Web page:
I forgot to mention there is a geometrical way of looking at this - suppose the diagonal is filled with scalars, then each aii stretches any object that the matrix acts on in the i direction. For example, suppose a11 is 5, then any object acted on by the matrix will be streched by a factor of 5 in the x direction, if you are using an x,y,z coordinate system. In a diagonal matrix the eigenvalues are precisely the entries on the diagonal.
I completely left out the geometric intuition I sought to express - stretching in the x direction, then the y, is the same as stretching in the y direction, then the x - the two operations commute, and so do any matrices associated with the operations.
More generally: two matrices, A and B, commute if and only if they are "simultaneously diagonalizable": that is if there exist some invertible matrix M such that MAM-1= D1 and MBM-1= D2 where D1 and D2 are diagonal matrices (more generally, Jordan Normal Form if A and B are not diagonalizable).
It follows then that A= M-1D1M and B= M-1D2M.
Then AB= M-1D1MM-1D2M= M-1D1D2M
= M-1D2D1M (since all diagonal matrices commute)
It wasn't a proof, just geometric intuition, given by the fact that it doesn't matter which order something is stretched in - the final result will be the same, and the fact that diagonal matrices stretch any object they act on, by the degree given by the ith eigenvalue, in the ith direction. There is an excellent geometric discussion of how eigenvalues and eigenvectors act on an object available here: http://hverrill.net/courses/linalg/linalg8.html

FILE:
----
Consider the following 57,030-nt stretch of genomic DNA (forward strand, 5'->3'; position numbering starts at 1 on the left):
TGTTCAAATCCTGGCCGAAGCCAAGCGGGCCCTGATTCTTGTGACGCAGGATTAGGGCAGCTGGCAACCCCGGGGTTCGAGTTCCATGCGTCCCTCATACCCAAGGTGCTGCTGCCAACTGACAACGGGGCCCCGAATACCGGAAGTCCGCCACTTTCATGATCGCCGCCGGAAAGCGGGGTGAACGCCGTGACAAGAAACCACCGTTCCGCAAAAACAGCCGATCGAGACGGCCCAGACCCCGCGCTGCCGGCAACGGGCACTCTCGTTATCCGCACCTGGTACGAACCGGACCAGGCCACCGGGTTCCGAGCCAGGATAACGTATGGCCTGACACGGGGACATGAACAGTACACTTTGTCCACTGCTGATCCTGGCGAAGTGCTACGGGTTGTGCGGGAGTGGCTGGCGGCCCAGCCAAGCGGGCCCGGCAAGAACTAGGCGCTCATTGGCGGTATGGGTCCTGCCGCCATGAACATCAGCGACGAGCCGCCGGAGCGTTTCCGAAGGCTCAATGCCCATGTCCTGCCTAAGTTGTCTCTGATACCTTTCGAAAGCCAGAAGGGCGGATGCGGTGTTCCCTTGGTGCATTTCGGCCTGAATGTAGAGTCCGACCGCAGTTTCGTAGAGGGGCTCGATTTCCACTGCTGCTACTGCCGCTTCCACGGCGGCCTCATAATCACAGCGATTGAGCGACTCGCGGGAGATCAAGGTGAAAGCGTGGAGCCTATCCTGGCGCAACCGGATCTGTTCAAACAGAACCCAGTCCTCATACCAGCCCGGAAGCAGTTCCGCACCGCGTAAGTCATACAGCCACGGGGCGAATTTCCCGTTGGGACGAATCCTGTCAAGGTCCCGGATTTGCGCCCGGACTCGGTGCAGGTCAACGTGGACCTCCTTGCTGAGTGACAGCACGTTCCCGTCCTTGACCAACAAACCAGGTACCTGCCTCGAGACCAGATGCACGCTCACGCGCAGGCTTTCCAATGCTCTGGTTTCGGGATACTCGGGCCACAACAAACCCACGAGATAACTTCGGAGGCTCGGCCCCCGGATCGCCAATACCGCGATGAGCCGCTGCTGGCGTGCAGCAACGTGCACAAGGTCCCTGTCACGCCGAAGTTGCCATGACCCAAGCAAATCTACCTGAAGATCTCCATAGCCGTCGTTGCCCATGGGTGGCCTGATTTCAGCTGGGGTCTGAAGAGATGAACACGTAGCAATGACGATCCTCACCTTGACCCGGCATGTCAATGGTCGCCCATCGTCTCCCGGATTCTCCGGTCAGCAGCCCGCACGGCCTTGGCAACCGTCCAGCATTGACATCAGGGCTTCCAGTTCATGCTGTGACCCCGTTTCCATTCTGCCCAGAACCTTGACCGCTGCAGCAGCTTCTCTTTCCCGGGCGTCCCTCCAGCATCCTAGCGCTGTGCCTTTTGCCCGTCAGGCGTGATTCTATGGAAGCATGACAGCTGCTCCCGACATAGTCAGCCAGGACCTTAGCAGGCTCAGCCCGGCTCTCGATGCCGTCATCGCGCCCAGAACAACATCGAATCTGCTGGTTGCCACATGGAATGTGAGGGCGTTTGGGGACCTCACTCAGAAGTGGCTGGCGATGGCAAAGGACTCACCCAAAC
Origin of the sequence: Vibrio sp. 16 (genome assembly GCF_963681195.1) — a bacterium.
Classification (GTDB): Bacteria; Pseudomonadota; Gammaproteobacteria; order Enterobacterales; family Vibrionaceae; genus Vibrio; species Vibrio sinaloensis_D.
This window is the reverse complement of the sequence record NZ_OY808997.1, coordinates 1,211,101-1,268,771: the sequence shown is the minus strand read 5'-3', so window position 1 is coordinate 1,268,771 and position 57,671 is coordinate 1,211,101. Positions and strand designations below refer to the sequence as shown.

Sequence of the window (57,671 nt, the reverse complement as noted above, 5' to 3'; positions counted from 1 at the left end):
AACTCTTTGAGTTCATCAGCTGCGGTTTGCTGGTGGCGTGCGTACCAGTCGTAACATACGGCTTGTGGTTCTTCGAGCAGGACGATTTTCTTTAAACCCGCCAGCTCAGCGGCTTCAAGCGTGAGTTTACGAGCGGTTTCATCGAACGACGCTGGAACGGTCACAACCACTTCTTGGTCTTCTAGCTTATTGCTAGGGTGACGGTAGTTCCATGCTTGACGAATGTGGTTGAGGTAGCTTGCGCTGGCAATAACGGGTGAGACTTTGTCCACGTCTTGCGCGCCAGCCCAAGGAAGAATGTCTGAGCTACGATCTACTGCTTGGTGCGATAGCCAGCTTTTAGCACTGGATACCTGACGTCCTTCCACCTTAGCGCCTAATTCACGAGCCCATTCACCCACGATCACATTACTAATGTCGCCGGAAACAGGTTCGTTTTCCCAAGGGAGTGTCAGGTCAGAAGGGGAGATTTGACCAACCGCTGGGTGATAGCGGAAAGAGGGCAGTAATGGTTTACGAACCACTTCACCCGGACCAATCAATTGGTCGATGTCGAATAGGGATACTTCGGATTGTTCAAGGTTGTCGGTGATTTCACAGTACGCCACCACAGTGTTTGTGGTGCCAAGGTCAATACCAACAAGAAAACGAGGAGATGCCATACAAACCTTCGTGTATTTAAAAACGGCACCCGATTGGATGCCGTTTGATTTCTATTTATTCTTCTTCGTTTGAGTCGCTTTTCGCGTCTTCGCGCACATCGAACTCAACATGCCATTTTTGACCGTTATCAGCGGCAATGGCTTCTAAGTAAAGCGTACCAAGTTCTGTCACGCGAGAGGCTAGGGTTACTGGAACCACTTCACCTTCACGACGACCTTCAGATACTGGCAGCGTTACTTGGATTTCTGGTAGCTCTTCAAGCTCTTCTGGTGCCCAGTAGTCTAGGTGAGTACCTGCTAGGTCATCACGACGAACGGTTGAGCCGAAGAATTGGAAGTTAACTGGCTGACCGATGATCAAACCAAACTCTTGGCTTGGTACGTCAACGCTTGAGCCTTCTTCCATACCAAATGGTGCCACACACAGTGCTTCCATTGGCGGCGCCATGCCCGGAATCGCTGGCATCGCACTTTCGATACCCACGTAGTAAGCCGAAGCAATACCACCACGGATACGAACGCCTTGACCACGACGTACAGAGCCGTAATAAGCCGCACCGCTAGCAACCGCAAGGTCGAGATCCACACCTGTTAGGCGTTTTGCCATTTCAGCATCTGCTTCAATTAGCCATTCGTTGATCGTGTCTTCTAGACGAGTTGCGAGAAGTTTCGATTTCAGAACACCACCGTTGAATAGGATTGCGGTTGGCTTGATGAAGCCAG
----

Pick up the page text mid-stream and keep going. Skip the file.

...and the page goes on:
I don't have anything better to add to it.
Ok... I can prove that if A has not defective then A and B commute iff they are simultaneously diagonalizable. Anyone know how to do it when both are defective?
Here's a sketch of what I have so far:
Assume A is not defective and finite dimensional. Then choose a basis that diagonalizes A.
The i,k-th entry in AB is AiiBik
The i,k-th entry in BA is BikAkk
So AB = BA iff, for all (i, k), Bik = 0 or Aii=Akk.
If Aii = Ajj, then A is the identity over the subspace spanned by the i-th and j-th basis vectors, so we can replace these two vectors with basis vectors that diagonalize B over that subspace.
By repeating this process, we can produce a basis that simultaneously diagonalizes both A and B.
I don't know what to do if A is defective or infinite dimensional. (though I admit not having taken a crack at modifying the above proof to use transfinite induction to tackle the infinite dimensional case)
That proof should work for infinite dimensional cases as is because it already uses induction in the repetition of converting the basis vectors to basis vectors that span subspaces of B, two by two, as long as A is not defective. Proof if both A and B are defective is not easy. Good luck.